In my circle of design and photographer friends, I was the last to discover Vivian Maier. I saw a few Facebook posts, and knew she was a previously unknown street photographer, and there was a new documentary on her life and work. When the film Finding Vivian Maier came to our independent theater here in Davis, we were first in line. Her story, and her work, is riveting, and I am still intrigued and inspired by the film.
Vivian Maier was a phenomenal street photographer who secretly took over 100,000 photographs from the 1950s through the 1990s. She worked as a nanny and caregiver, and not even those closest to her knew how talented or prolific she was. Her work was secreted away in overflowing storage lockers, and discovered by John Maloof, who first purchased a box of her negatives at an auction in 2007. That purchase changed his life, and also enabled Vivian Maier’s legacy to be shared with the rest of the world.
Maier’s massive body of work reflects urban life in Chicago, and also her solo travels around the world. She was a free spirit, a mystery, and an eccentric, proud and private woman. She was also one of the greatest photography talents of the century. Maloof was responsible for gathering and archiving her work, as well as producing the documentary. It’s his story, as well as hers.
“Someone who was intensely guarded and private, Vivian could be counted on to feistily preach her own very liberal worldview to anyone who cared to listen, or didn’t. Decidedly unmaterialistic, Vivian would come to amass a group of storage lockers stuffed to the brim with found items, art books, newspaper clippings, home films, as well as political tchotchkes and knick-knacks. The story of this nanny who has now wowed the world with her photography, and who incidentally recorded some of the most interesting marvels and peculiarities of Urban America in the second half of the twentieth century is seemingly beyond belief.” – VivianMaier.com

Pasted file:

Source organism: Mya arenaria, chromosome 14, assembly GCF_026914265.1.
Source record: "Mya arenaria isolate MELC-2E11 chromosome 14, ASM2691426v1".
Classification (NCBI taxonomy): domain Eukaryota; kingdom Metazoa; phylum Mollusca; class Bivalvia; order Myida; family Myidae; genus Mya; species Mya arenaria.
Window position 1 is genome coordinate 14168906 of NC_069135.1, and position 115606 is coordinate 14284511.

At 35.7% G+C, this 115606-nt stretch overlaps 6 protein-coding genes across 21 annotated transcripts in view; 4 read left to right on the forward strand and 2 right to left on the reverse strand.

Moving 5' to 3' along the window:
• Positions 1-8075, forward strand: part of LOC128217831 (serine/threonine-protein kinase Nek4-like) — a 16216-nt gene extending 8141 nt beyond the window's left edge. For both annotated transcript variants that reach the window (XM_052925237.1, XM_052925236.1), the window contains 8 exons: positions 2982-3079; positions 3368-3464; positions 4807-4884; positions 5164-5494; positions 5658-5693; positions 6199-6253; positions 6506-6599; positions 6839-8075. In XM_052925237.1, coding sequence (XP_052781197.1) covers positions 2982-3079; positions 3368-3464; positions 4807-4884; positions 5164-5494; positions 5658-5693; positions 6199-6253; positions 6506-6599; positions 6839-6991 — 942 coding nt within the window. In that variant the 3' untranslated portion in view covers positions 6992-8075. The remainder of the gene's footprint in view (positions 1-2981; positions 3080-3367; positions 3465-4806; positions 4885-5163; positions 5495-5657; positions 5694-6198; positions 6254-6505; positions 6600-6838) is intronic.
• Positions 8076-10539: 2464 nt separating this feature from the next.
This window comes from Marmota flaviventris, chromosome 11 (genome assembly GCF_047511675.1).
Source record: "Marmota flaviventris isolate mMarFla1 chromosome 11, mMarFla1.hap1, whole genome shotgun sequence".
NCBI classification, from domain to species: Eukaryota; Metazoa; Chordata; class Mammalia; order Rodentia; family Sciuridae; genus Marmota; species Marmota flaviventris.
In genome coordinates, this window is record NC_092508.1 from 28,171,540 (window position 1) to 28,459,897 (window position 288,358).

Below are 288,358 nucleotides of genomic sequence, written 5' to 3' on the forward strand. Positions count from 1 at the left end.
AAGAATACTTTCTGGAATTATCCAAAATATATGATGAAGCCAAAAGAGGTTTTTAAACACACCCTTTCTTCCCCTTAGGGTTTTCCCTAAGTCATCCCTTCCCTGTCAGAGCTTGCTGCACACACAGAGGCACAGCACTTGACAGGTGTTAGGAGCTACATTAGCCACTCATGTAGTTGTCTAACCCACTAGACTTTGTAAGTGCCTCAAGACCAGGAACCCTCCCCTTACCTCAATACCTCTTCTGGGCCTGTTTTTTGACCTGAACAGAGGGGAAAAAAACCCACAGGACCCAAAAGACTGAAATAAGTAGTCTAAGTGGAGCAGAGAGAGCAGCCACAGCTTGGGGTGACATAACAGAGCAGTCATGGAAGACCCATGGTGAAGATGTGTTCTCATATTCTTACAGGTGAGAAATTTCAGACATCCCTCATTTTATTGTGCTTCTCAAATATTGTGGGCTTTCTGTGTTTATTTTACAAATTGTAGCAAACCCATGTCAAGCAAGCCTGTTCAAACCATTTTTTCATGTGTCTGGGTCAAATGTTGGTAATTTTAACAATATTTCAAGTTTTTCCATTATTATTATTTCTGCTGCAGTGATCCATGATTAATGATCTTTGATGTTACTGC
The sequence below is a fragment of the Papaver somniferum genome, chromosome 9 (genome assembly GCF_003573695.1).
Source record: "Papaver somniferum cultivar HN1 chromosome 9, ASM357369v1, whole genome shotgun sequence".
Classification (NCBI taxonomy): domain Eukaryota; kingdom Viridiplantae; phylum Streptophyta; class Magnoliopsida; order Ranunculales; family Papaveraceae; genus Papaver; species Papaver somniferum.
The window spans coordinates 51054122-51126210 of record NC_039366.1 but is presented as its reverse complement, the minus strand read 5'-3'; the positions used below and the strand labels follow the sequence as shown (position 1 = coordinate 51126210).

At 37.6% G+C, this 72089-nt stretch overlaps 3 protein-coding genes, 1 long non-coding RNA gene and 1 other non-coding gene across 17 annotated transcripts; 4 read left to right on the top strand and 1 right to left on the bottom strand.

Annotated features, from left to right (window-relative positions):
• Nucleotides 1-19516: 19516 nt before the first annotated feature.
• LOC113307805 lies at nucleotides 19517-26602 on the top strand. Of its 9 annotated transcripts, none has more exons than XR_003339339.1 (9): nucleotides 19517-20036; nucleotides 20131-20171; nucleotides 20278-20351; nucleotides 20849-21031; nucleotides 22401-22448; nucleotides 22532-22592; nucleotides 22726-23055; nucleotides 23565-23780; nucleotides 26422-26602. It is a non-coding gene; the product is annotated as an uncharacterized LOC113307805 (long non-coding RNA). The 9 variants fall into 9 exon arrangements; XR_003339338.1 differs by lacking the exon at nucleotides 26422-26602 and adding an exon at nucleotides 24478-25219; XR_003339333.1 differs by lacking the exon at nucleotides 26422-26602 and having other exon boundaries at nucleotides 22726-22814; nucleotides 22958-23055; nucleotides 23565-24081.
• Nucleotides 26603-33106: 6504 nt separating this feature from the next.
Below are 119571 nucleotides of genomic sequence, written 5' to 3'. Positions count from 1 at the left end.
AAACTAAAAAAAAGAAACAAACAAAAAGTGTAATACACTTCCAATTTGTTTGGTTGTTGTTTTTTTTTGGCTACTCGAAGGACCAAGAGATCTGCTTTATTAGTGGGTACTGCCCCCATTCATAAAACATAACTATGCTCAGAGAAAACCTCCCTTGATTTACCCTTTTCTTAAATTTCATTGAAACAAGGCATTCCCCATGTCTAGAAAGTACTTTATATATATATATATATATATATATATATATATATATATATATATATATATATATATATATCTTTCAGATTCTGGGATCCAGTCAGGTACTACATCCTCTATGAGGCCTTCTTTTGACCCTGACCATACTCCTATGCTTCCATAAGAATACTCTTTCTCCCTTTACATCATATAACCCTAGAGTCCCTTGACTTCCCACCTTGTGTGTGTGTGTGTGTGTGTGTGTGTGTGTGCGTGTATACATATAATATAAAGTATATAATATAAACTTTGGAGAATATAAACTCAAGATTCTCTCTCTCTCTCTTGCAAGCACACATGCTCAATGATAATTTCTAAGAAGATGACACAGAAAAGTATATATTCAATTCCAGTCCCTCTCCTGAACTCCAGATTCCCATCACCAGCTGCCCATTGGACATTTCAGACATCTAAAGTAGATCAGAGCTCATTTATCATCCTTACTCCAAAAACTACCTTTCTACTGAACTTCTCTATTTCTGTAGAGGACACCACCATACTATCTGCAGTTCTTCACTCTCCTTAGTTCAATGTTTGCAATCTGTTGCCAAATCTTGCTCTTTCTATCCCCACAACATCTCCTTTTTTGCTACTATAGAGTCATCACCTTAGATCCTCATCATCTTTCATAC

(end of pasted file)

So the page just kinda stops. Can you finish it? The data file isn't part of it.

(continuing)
After the film, we spent the rest of the evening trying to figure out the puzzle of Vivian with our friends. They had been studying her work for years, and as professional photographers, were even more amazed than we were (and we were pretty amazed). How could she keep working, never printing or referencing her photos? Why was she so compelled to produce so much? Was it about the process, the taking of the photo itself, and not actually about the finished image? What was she trying to see, to heal? Was she crazy? And why won’t museums embrace her work today?
Vivian looked closely, and captured that moment when the rest of us are looking away. She was complicated, but her work is stunning. Simply stunning.
(All photos by Vivian Maier, from The Maloof Collection)